By Jack Kraft, CFA, Investment Strategist
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U.S. equities were mixed last week as geopolitical uncertainty and the start of third-quarter earnings season brought about volatility to equities, Treasuries and commodities. The S&P 500 gained 0.5% during the five-day stretch and clocked its second-straight weekly advance. The Dow Jones outperformed other major indices adding 0.7% as investors favored more value-oriented sectors. Meanwhile, the Nasdaq Composite ticked down 0.2% for the week. Elsewhere, commodities rallied with both gold and WTI crude prices jumping more than 5% last week amid the horrific conflict in the Middle East between Israel and Hamas.
Third-quarter earnings season saw favorable reports from Financials last week with JPMorgan, Wells Fargo, and Citi all beating earnings expectations. Across the banks, better-than-feared net charge-offs and provisions boosted investor sentiment as fears surrounding credit have weighed on the sector recently. As earnings season continues this week, a couple of themes investors will be watching are the impact of weight-loss drugs (GLP-1), AI tailwinds, big tech earnings growth, holiday outlook from retailers, consumer resilience and household balance sheet strength. In sector performance, eight of the 11 S&P 500 sectors ended the week in positive territory with Energy, Utility, and Real Estate stocks outperforming.
Our thoughts are with those affected by the shocking attacks on Israel that occurred Oct. 7 and have since sparked ongoing conflict in the region. As a result, pockets of the market have experienced volatility, especially WTI crude oil, which rallied on Friday amid reports that Israel is preparing for a ground invasion of Gaza. Much of the price action in oil has been from geopolitical uncertainty rather than disruption to oil production, which has not been materially affected as of now. As the conflict continues, financial market risks look to be largely contained unless the conflict spreads to other countries in the region, which at the moment there is little indication of that happening. Natural gas has been affected with prices on the rise as the conflict disrupted pipelines and shut down offshore natural gas fields. This, coupled with forecasts for colder weather ahead, has caused increases in European gas prices.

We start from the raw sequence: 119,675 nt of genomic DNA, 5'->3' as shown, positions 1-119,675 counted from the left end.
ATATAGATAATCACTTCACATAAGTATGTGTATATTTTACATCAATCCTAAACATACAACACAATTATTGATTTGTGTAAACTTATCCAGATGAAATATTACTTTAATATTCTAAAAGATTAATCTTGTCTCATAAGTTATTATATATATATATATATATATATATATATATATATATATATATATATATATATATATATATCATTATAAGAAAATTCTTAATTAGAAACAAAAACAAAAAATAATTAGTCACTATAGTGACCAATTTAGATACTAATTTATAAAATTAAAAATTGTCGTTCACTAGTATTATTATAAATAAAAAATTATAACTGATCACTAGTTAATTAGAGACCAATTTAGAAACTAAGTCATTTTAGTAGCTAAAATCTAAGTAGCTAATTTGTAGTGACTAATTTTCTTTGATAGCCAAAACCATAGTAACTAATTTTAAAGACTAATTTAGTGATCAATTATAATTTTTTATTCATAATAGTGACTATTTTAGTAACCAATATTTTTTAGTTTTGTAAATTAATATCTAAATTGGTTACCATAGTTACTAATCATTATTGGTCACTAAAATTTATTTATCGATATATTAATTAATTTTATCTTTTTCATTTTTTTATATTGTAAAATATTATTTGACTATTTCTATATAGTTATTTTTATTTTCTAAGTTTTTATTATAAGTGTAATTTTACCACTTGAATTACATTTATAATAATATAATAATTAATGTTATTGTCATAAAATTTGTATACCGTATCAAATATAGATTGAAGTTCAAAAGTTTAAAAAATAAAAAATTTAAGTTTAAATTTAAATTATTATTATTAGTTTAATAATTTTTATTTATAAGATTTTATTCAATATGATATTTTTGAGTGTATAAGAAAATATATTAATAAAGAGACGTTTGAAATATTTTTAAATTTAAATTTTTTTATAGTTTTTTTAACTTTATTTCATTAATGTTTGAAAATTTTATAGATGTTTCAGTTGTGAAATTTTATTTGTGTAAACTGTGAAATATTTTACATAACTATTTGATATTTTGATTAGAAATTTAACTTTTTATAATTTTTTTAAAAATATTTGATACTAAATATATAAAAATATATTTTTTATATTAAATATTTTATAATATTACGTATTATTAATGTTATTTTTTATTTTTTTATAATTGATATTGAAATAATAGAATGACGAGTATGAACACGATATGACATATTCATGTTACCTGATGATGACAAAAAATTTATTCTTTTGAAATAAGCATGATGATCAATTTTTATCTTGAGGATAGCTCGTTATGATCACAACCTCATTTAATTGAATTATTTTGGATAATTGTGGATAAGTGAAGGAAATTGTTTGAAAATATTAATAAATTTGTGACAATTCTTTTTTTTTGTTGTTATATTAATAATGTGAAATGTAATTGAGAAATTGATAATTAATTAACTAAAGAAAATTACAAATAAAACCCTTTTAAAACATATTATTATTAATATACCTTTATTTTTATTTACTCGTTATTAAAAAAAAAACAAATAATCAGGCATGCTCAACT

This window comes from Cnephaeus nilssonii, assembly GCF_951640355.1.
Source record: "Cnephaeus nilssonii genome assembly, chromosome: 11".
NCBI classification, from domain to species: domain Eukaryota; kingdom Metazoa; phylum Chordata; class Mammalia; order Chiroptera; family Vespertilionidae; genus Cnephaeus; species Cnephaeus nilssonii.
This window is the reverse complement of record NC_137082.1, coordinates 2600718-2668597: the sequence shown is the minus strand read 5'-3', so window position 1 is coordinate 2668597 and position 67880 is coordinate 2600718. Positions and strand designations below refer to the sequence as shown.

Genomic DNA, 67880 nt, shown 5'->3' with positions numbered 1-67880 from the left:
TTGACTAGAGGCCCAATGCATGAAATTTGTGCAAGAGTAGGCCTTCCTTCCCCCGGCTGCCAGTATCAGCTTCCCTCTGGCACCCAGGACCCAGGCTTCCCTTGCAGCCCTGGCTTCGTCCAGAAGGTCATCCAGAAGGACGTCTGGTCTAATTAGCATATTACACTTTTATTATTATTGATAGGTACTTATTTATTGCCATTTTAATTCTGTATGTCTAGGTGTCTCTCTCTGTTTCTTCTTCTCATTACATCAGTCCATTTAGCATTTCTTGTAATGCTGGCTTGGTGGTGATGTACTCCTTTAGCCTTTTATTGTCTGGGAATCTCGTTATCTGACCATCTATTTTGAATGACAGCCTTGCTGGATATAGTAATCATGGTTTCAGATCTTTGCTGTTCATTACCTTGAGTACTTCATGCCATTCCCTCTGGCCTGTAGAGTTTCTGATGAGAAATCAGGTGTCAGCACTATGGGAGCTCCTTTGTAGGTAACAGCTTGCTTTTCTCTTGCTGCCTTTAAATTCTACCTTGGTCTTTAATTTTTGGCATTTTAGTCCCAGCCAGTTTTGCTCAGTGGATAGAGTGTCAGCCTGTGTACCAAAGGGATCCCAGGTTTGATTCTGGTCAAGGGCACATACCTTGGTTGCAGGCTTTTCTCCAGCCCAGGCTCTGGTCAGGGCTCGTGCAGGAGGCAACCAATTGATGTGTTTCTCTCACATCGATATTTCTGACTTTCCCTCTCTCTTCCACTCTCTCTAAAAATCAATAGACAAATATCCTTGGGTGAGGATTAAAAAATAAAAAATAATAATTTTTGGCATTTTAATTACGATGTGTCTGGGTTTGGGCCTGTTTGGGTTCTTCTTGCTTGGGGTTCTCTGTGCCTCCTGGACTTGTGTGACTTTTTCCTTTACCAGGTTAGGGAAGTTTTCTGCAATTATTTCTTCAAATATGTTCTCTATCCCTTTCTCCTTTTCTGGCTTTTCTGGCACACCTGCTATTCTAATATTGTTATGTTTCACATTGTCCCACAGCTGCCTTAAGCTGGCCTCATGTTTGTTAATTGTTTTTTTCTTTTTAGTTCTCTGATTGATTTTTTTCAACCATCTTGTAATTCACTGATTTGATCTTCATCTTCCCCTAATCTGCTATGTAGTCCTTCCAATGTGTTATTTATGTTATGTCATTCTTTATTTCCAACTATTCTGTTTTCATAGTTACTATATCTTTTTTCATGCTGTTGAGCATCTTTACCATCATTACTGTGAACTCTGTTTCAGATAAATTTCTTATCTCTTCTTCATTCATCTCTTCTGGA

Back in the U.S., the dollar strengthened last week with the dollar index up 0.6% and has now been higher 12 of the past 13 weeks as a higher-for-longer interest rate environment supports the greenback. Meanwhile, the Treasury market remained volatile with the 10-year yield bouncing between 4.5% and 4.7% before ultimately settling near 4.6% to end the week. This volatility has been associated with less hawkish Fed speak and supply/demand mismatch in the Treasury market amid increasing bill auction sizes in anticipation of larger federal deficits in October and November. Rate strategists at Goldman Sachs argue that the increased Treasury supply limits further upward swings in Treasury yields and the attractive level of current yields will continue to sustain retail demand for fixed income. Households have been adding Treasuries to their portfolios since the start of the year. In fact, 9% of outstanding Treasuries are now owned by households up from just 2% at the start of 2022.
On the inflation front last week, the September Consumer Price Index (CPI) print increased 0.4%, higher than anticipated by economists. Core CPI, which excludes volatile food and energy prices, rose in line with expectations at 0.3% month-over-month and 4.1% annually. Diving into the report, inflation remains sticky in core services that include categories such as rent, travel prices, and hospital services that were all firmer than expected last month. Despite the hotter-than-expected inflation report and strong jobs report earlier in the month, Fed officials seem to be signaling no change to its benchmark policy rate at its upcoming November meeting. The common theme coming from policymakers was that they are in “wait-and-see” mode and the recent rise in bond yields has already done some of the work tightening financial conditions.
Looking to the week ahead, investors will have no shortage of catalysts with a jam-packed week of earnings releases and economic data. Earnings reports will be in focus next week with notable profit reports from Bank of America (BAC), Goldman Sachs (GS), Johnson & Johnson (JNJ), Lockheed Martin (LMT), United Airlines (UAL), Abbott Labs (ABT), Intuitive Surgical (ISRG), Lam Research (LRCX), Netflix (NFLX), and Tesla (TSLA). Headlining the economic calendar will be September retail sales data and an update on the Empire Manufacturing index on Monday. Real estate updates will also hit the tape with September housing starts and building permits on Wednesday and an update on existing home sales on Thursday. In central bank news, the Federal Reserve will release its Beige Book, which provides qualitative assessments of current economic conditions across the Federal Reserve’s 12 districts. In addition, Federal Reserve Chairman Jerome Powell is scheduled to participate in an Economic Club of New York Event next week and will be one of his last appearances before the Fed enters into its blackout period ahead of its November meeting.
U.S. Economic Calendar October 2-6
|Monday, October 16|
|Tuesday, October 17|
|8:30||Retail Sales ex Autos||Sep||0.20%||0.60%|
|10:00||NAHB Housing Market Index||Oct||45||45|
|Wednesday, October 18|
|7:00||MBA Mortgage Purchase Applications||13-Oct||n/a||0.60%|
|Thursday, October 19|
|8:30||Initial Jobless Claims||14-Oct||+210.5K||+209K|
|8:30||Philadelphia Fed Index||Oct||-6.6||-13.5|
|10:00||Existing Home Sales||Sep||+3900K||+4040K|
|Friday, October 20|
|No Major Releases|
Links to previously published commentaries can be found at benjaminfedwards.com/Latest Investment Insights/Weekly Market Commentary/Market